Fourth, it is worth considering whether or not the measurement-based system of STAR*D with its focus on measuring side effects and symptoms in every visit until ‘remission’ was achieved hindered or helped patient care. STAR*D authors clearly believed that it helped and even equated ‘high quality care’ with their system stating: ‘Finally, high quality of care was delivered (measurement-based care) with additional support from the clinical research coordinator. Consequently, the outcomes in this report may exceed those that are presently obtained in daily practice wherein neither symptoms nor side-effects are consistently measured and wherein practitioners vary greatly in the timing and level of dosing’ [[38], p. 1914]. STAR*D encouraged all patients who did not achieve remission based on a number to enter the next trial despite the failure of QIDS/HRSD to differentially weight core depressive symptoms (e.g. mood, guilt, suicidal ideation, or anhedonia) and accessory ones (e.g. appetite, insomnia, or agitation) [54,55] and patients’ self-assessments of the relative importance of each. In the absence of a meaningful therapeutic alliance between the patient and doctor, relying instead on patients’ recitation of side effects and symptomatic change to guide treatment, STAR*D may have failed to capitalize on a crucial ingredient necessary for patient improvement. In contrast, psychosomatic methods would likely have improved patient retention and outcomes given its use of more clinically-rich clinimetric assessment procedures, collaborative decision-making, and its focus on enhancing patients’ self-efficacy by teaching them the self-management skills that are likely essential to sustain recovery from MDD [56]. Such psychosomatic methods are at their core ‘psychotherapeutic’ and would likely enhance outcomes from any intervention, be it an antidepressant, a placebo, or some other strategy; particularly when applied to treating depressed – often initially helpless and hopeless – patients and their commonly occurring comorbid conditions.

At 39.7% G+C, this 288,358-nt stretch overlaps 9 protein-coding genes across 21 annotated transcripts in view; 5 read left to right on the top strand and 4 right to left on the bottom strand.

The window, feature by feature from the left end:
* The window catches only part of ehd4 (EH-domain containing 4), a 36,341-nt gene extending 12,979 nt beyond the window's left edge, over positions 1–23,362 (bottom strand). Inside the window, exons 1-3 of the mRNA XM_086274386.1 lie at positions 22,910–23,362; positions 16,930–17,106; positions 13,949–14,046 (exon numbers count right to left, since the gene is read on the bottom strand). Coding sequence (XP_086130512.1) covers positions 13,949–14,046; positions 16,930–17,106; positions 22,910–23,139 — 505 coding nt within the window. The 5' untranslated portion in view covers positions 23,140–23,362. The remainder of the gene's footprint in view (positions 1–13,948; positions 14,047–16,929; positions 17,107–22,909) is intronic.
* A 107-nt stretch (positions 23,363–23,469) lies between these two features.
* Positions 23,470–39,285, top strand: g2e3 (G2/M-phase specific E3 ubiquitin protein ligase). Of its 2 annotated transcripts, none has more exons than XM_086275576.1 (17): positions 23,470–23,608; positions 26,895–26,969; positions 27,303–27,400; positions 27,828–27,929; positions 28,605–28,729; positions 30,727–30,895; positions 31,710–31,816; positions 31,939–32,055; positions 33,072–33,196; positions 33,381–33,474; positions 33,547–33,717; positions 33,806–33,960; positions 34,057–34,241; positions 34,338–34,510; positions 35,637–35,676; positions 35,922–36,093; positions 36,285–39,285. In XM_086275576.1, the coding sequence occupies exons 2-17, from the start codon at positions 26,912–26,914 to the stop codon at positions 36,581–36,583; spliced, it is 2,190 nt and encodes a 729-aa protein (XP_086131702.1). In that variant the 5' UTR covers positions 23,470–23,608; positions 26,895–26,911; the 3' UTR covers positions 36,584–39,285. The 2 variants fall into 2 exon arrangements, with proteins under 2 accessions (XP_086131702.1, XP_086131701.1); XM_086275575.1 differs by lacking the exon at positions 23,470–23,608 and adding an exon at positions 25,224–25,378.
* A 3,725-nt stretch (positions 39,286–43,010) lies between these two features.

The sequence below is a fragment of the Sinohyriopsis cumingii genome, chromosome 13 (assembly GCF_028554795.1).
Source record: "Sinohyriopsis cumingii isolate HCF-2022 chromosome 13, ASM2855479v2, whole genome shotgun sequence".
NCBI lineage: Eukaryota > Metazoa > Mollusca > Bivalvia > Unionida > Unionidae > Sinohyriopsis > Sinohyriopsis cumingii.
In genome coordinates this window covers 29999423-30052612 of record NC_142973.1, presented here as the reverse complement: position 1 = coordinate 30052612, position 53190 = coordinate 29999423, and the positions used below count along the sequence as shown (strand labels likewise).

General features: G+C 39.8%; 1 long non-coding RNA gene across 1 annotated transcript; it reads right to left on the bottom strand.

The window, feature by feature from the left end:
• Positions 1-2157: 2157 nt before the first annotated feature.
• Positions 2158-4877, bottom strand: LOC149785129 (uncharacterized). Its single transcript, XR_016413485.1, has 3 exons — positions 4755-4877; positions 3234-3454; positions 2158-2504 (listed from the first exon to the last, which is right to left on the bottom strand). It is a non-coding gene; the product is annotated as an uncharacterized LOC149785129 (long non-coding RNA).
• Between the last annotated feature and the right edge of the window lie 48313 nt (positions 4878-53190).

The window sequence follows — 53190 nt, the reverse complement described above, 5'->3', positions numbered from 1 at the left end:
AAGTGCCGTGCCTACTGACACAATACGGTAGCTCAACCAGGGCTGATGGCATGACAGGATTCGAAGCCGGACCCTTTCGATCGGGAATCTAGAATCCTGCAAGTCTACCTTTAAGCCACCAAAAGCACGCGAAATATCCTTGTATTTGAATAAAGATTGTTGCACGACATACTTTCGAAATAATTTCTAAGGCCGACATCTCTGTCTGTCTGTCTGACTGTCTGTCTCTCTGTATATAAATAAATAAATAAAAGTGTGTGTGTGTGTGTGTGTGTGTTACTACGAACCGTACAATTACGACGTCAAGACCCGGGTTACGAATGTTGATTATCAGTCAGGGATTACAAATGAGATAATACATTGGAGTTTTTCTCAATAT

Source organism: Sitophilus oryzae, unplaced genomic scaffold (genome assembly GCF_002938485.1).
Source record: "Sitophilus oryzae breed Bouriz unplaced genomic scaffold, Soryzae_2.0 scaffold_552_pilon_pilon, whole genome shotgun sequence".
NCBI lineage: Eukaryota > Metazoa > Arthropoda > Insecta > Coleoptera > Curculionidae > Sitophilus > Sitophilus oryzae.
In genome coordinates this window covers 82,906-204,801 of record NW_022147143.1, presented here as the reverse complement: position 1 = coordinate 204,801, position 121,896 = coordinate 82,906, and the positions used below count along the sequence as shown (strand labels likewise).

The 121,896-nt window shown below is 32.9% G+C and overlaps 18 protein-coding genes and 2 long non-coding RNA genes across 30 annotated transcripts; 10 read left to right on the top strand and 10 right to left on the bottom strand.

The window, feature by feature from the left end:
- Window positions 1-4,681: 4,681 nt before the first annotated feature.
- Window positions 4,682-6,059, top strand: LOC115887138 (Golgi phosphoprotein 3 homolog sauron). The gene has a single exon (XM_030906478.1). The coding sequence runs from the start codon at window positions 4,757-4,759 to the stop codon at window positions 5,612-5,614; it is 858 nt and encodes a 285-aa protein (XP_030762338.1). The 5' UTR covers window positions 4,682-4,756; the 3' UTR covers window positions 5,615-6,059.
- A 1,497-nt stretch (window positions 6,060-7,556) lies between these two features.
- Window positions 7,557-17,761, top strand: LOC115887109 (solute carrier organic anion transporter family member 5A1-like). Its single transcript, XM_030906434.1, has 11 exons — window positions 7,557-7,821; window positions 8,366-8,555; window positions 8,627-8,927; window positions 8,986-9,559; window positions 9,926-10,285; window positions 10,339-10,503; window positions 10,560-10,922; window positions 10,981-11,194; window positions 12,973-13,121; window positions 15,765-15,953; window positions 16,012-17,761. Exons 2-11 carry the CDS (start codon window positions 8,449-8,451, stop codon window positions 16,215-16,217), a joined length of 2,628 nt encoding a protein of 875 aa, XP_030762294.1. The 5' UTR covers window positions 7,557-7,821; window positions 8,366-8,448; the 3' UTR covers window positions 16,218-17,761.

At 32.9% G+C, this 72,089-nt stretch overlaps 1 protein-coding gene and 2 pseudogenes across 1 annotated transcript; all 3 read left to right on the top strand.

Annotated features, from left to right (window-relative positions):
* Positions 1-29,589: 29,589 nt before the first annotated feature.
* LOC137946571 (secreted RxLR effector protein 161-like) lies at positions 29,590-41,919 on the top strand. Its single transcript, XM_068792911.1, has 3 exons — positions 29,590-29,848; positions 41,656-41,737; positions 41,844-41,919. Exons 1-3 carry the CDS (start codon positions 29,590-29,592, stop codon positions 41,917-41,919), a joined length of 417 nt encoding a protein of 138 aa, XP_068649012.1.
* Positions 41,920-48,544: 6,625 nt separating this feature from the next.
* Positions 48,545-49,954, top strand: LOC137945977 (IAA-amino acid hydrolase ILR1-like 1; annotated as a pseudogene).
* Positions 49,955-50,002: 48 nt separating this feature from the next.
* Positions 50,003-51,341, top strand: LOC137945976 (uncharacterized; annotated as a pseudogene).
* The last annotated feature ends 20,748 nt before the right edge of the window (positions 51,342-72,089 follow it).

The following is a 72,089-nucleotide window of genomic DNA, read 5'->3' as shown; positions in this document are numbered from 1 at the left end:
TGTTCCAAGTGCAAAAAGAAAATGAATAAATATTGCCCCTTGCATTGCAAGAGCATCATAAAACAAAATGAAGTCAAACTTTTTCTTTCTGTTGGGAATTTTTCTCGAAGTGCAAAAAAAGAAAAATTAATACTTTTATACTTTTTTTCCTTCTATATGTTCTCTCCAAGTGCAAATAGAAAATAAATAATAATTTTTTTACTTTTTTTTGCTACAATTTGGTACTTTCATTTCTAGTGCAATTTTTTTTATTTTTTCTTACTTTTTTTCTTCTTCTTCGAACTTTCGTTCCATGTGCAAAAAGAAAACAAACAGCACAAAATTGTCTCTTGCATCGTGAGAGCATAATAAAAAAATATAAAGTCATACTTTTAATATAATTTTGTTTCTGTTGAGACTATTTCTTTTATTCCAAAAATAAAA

Fifth, the continuation and maintenance phase guidelines of APA which essentially encourage open-ended use of antidepressants at ‘the same full antidepressant medication doses’ as used in acute treatment appear misguided [[40], p. 15]. While the guidelines of APA are consistent with the meta-analyses performed by Geddes et al. [57] and Papakostas et al. [58] reporting large effect sizes for antidepressants in preventing relapse, these analyses do not control for publication bias [59,60] nor selective outcome reporting [22,23], both of which may significantly inflate the findings from meta-analyses that fail to control for these common forms of researcher bias. For now, prospective naturalistic studies are likely a better guide to estimate real-world outcomes. In STAR*D, even for the 1,085 remitted patients in step 1 who consented to continuing-care and therefore had the highest likelihood of sustained recovery, only 84 (7.7%) did not relapse and/or dropout by the 12th month of continuing care. STAR*D results are similar to findings of Bockting et al. [61] that only 42% used antidepressants continuously during maintenance phase treatment, of whom 60.4% relapsed, whereas patients who stopped using antidepressants experienced less relapse, with only 8% of those who received preventive CT relapsing. These naturalistic continuation phase studies support Fava’s [62,63 ]hypothesis that long-term antidepressant use may worsen the course of depression. Besides these studies, failure to find any apparent benefit from continued antidepressant treatment, the recent finding that long-term use of SSRIs at moderate/high daily doses doubles the risk of diabetes [64], and the uncertain risk of oppositional tolerance, provides additional reasons for reexamining this all too common practice.